• Configuration changes on the audits. What are we changing in the environment and why are we changing these things? A tool that can help us understand what’s happening in our environment as its operating and leverage our current skill set. It’s easy to say that we’re going to go do a bunch of programming and move into software, networking. One of the things that’s much harder to do.

At the start of this, these are a lot of the issues that Terracon was facing:

  • 95% of our changes were performed manually.
  • 70% of our policy violations were human error. Somebody would make mistakes, or they’d be done differently. You have two people and they make the same change and a lot of times you’ll get two different results.
  • The operation expense—we were spending 60% of our time on troubleshooting those human errors—things that we found in the environment.
  • We had got a lot of different OS versions.
  • 20% of our QoS policy was ineffective so that means a fifth of my sites effectively didn’t have QoS applied to them.
  • Vendor vulnerabilities. It would take us will take us sometimes a considerable amount of time to remediate those issues and you’d have that window of insecurity.
  • Manual changes and errors causing outages. Some of those human errors, if they were bad enough, would cause like a poor end-user experience. How do we resolve those things?
  • Identify NIST security violations and configurations. So basically, taking a framework and being able to apply that and against our environment and make sure—are we meeting our own security standards?

 Terracon’s Evaluation-Decision Process. We looked at several different things:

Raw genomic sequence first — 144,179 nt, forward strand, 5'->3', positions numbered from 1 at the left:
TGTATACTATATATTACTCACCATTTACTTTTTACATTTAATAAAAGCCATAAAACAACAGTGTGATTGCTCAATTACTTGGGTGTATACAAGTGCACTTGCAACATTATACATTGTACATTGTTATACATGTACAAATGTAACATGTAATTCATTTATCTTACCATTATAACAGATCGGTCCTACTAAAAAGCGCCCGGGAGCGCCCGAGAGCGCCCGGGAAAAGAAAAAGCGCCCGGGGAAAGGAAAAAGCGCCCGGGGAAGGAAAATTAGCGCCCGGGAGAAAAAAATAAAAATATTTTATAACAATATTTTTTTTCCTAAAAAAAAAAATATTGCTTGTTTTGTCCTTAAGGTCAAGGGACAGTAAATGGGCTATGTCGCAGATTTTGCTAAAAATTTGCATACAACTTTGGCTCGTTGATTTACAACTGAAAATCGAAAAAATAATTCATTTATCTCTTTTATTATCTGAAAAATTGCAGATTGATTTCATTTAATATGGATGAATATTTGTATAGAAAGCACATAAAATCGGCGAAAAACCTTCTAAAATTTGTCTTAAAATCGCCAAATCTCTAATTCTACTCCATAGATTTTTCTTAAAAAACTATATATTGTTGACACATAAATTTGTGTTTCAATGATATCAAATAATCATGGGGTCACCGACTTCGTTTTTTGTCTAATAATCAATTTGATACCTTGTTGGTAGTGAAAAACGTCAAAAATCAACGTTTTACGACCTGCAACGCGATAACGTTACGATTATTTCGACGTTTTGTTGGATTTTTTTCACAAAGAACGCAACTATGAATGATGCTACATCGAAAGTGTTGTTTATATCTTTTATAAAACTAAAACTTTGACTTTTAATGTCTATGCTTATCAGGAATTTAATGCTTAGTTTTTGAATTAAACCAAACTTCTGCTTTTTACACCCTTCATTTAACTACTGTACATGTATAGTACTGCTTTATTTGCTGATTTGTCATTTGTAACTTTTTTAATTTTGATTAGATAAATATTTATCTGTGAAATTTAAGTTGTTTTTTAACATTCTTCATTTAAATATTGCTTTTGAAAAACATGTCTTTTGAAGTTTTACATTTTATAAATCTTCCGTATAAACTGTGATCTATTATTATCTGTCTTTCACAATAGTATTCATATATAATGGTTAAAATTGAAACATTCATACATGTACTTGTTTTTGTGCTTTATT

DIY (Do-It-Yourself) was pretty much out the window from the start.
One of the reasons was we just don’t have the resources to apply–go to new skills like Python, database, all the platforms, and the ongoing maintenance. A new piece of hardware is delivered, and we need to QA to onboard that. We just don’t have the resources to perform that kind of task.

Then we looked at other tool sets that can help us do this automation. A lot of them were limited to one vendor.
They lacked the validation that we would need to build to make sure we did all these changes correctly.

That led us Gluware.

  • One of the things very nice about that it has a lot of prepackaged changes in there. That really helps from scaling up, making some of those little changes like fixing NTP here, change my syslog there. They have a lot of examples in there that makes it easy to build off of. That really accelerates that time-to-delivery over something built with a DIY approach instead of sitting there trying to figure out how to script, I’m already automating the environment.
  • The other nice thing is basically I can take my configurations—those base configs, the ones that are security hardened—and I can split those up into modules in the tool and then deploy them out to the environment.